How to crack China online: Five challenges for firms to overcome to succeed in the market

Many online businesses look to the Chinese market for expansion but are often ill-prepared to crack it. While China has around 700m internet users, a few mistakes can make it inaccessible. So what are exactly are challenges – and how can they be overcome?

(1) Navigating the “Great Firewall”

The Chinese government blocks thousands of domains to protect its citizens from potential exposure to what it sees as questionable content. While many bosses are confident that their website does not contain any offensive content, it is critical to ensure that your website meets these rules to avoid being blocked. 

A few recent cases illustrated how common it is for the algorithms checking websites to block a safe website in error. In one bizarre case, a meat producer’s website was automatically blocked because an image of a pig was falsely recognised as human skin and flagged as obscene. So taking a closer look at your website is crucial. Many websites contain social media buttons, a sidebar of “recent tweets” or even embed a video from YouTube. Each of these run the risk of having your website blocked, as such platforms are blocked in China. It is easy to overlook when many brands simply replicate the western website for the Chinese market.

(2) Location, location, location

There is also the issue of latency to consider: how long it takes for a website to load. Latency depends on the distance data must travel from its origin to the user requesting data – for a website hosted on the other side of the world, it can take some time for websites to load. The “Great Firewall,” with its automatic checks, also adds a few seconds to this.

People are not patient, and consumers in China are no more patient than those elsewhere in the world – people will click away from the website they are trying to access after a few seconds. Loading times of half a minute or more will mean consumers abandoning your site before it loads. As such, hosting nearer to China will help – many firms consider hosting a data centre in Hong Kong, but despite being a part of China, it is outside of the “Great Firewall”. A content delivery network provider also means you can host a data centre in the UK and still have great performance in China.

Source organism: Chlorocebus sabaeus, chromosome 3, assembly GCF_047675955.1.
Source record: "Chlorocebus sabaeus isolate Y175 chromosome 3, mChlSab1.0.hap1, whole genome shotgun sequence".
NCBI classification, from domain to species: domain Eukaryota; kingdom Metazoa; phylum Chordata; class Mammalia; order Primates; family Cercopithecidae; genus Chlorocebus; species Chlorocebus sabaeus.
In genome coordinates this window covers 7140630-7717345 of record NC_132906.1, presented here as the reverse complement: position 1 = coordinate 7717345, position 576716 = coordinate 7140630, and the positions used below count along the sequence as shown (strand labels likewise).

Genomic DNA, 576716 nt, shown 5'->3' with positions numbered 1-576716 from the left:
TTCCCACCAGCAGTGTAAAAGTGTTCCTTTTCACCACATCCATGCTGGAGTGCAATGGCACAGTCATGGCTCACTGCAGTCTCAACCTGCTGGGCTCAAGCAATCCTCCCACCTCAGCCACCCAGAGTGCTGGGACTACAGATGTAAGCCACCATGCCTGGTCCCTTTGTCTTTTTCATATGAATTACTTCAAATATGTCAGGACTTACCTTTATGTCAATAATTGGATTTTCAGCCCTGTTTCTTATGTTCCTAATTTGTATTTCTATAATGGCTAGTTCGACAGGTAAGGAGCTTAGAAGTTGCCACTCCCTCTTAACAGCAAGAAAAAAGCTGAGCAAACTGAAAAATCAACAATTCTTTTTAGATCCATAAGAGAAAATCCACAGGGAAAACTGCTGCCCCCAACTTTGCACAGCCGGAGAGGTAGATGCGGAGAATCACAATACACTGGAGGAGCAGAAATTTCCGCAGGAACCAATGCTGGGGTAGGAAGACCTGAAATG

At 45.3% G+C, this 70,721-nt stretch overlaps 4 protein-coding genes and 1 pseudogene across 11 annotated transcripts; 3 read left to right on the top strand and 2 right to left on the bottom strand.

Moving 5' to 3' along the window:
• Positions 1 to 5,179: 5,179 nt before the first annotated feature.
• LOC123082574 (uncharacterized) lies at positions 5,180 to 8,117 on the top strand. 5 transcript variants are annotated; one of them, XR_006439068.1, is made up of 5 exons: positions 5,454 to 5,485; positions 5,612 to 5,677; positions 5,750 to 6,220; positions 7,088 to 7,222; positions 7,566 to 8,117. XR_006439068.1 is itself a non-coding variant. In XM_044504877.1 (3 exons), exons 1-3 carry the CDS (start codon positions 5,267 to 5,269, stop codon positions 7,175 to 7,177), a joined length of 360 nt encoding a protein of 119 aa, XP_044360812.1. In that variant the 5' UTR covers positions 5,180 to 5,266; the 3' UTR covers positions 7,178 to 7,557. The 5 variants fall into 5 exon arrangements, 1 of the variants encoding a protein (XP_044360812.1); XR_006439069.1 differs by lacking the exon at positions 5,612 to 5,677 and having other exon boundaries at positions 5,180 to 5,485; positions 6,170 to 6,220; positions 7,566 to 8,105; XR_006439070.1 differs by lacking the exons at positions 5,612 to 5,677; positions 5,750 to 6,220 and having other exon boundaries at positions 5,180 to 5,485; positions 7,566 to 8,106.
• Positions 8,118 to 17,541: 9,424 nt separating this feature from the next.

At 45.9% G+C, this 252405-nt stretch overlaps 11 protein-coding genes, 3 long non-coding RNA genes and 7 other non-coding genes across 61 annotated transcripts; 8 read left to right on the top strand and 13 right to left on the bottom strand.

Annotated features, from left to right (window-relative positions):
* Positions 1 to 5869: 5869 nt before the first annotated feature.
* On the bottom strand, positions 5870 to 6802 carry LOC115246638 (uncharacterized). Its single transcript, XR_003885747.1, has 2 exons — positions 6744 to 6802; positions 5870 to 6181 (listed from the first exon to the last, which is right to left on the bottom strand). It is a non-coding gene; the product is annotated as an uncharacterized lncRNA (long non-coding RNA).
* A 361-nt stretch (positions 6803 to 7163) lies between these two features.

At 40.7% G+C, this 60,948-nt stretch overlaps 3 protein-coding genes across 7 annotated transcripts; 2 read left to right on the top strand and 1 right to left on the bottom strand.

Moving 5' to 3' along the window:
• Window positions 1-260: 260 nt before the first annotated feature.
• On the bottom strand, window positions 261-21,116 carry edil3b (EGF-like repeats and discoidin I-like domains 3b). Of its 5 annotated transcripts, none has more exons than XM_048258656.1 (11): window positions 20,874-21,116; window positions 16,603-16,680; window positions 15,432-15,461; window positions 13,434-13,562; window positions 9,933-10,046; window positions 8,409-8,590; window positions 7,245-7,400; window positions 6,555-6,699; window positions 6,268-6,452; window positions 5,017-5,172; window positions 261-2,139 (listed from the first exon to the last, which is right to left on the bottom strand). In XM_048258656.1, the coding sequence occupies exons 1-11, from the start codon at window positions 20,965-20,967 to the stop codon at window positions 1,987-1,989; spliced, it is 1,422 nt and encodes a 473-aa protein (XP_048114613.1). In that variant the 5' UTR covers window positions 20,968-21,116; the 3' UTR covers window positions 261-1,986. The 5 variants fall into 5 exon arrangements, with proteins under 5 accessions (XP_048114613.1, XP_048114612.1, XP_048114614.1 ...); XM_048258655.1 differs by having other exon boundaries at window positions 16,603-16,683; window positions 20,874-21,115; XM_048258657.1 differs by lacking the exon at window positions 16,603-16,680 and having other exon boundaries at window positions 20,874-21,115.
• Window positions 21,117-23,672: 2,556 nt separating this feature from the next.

Read more on China’s involvement with the UK:

(3) Language and culture differences

To someone accustomed to western websites, visiting a Chinese website can seem disorienting. China’s slow internet speeds means dense, text heavy websites are preferred – users can get all the information they need in one place, instead of having to click elsewhere. This means you can’t copy your minimalistic website design for the Chinese market. Even if latency is not an issue, businesses must ensure content is aligned with cultural expectations to ensure their message is well received by Chinese consumers. 

(4) Going mobile

An estimated 90 per cent of internet users in China opt for a mobile-first approach – a shift that has occurred much faster than in the west. Several firms have already adopted a responsive design that can adapt to mobile and most likely think they’re most of the way there. But in China mobile sites are often a separate, primary solution. Chinese businesses develop mobile-only “Light Apps” that act as microsites aimed at mobile audiences. 

(5) The laws of licensing

All websites in China must have a “Bei’an” license, while those that “make money” need an additional “ICP” license. Certain vertical markets also need further licences – and hosting a website without these licenses is impossible. If you are serious about competing with local sites, it’s key to seek advice when dealing with this unique legislation. One wrong move could mean your website is blacklisted, with no way to appeal.

Taking on China

Businesses targeting China might have the greatest product in the market and an influential marketing strategy to go accompany it – but could be let down by something minor. Instead, getting to grips with the Great Firewall, licensing laws and cultural expectations are key to reach Chinese consumers and be a success in the market. With huge investments in time and money, businesses need to get their China strategy right first time around.

Alex Nam is MD of CDNetworks Europe.

Image: Shutterstock

Meanwhile, David Brimson, director of DealGlob, explains what Chinese investment can do for British SMEs.

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